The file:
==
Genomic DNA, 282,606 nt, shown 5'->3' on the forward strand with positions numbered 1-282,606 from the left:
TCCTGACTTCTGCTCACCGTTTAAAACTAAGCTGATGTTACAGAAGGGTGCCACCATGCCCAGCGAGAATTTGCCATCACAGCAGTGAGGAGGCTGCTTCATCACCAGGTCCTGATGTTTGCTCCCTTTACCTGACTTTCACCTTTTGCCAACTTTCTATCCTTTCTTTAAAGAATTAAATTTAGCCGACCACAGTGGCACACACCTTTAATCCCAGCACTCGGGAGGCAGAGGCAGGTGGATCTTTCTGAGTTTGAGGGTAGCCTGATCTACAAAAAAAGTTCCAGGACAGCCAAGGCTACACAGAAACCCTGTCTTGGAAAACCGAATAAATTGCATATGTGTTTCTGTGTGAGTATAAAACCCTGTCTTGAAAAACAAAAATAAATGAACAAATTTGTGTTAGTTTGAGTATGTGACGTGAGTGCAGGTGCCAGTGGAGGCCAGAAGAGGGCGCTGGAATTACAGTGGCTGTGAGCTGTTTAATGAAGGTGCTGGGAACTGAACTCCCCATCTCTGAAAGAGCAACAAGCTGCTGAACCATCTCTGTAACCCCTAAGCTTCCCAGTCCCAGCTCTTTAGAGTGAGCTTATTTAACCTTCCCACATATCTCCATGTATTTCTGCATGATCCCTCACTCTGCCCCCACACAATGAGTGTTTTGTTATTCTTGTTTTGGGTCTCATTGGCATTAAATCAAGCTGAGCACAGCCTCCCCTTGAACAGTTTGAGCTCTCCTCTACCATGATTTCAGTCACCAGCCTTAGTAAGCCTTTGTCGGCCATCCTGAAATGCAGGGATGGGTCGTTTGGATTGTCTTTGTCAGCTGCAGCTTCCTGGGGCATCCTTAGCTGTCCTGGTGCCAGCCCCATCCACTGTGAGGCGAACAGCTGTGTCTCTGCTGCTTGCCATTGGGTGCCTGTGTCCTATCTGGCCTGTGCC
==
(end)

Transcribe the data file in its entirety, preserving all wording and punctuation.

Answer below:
Genomic DNA, 282,606 nt, shown 5'->3' on the forward strand with positions numbered 1-282,606 from the left:
TCCTGACTTCTGCTCACCGTTTAAAACTAAGCTGATGTTACAGAAGGGTGCCACCATGCCCAGCGAGAATTTGCCATCACAGCAGTGAGGAGGCTGCTTCATCACCAGGTCCTGATGTTTGCTCCCTTTACCTGACTTTCACCTTTTGCCAACTTTCTATCCTTTCTTTAAAGAATTAAATTTAGCCGACCACAGTGGCACACACCTTTAATCCCAGCACTCGGGAGGCAGAGGCAGGTGGATCTTTCTGAGTTTGAGGGTAGCCTGATCTACAAAAAAAGTTCCAGGACAGCCAAGGCTACACAGAAACCCTGTCTTGGAAAACCGAATAAATTGCATATGTGTTTCTGTGTGAGTATAAAACCCTGTCTTGAAAAACAAAAATAAATGAACAAATTTGTGTTAGTTTGAGTATGTGACGTGAGTGCAGGTGCCAGTGGAGGCCAGAAGAGGGCGCTGGAATTACAGTGGCTGTGAGCTGTTTAATGAAGGTGCTGGGAACTGAACTCCCCATCTCTGAAAGAGCAACAAGCTGCTGAACCATCTCTGTAACCCCTAAGCTTCCCAGTCCCAGCTCTTTAGAGTGAGCTTATTTAACCTTCCCACATATCTCCATGTATTTCTGCATGATCCCTCACTCTGCCCCCACACAATGAGTGTTTTGTTATTCTTGTTTTGGGTCTCATTGGCATTAAATCAAGCTGAGCACAGCCTCCCCTTGAACAGTTTGAGCTCTCCTCTACCATGATTTCAGTCACCAGCCTTAGTAAGCCTTTGTCGGCCATCCTGAAATGCAGGGATGGGTCGTTTGGATTGTCTTTGTCAGCTGCAGCTTCCTGGGGCATCCTTAGCTGTCCTGGTGCCAGCCCCATCCACTGTGAGGCGAACAGCTGTGTCTCTGCTGCTTGCCATTGGGTGCCTGTGTCCTATCTGGCCTGTGCC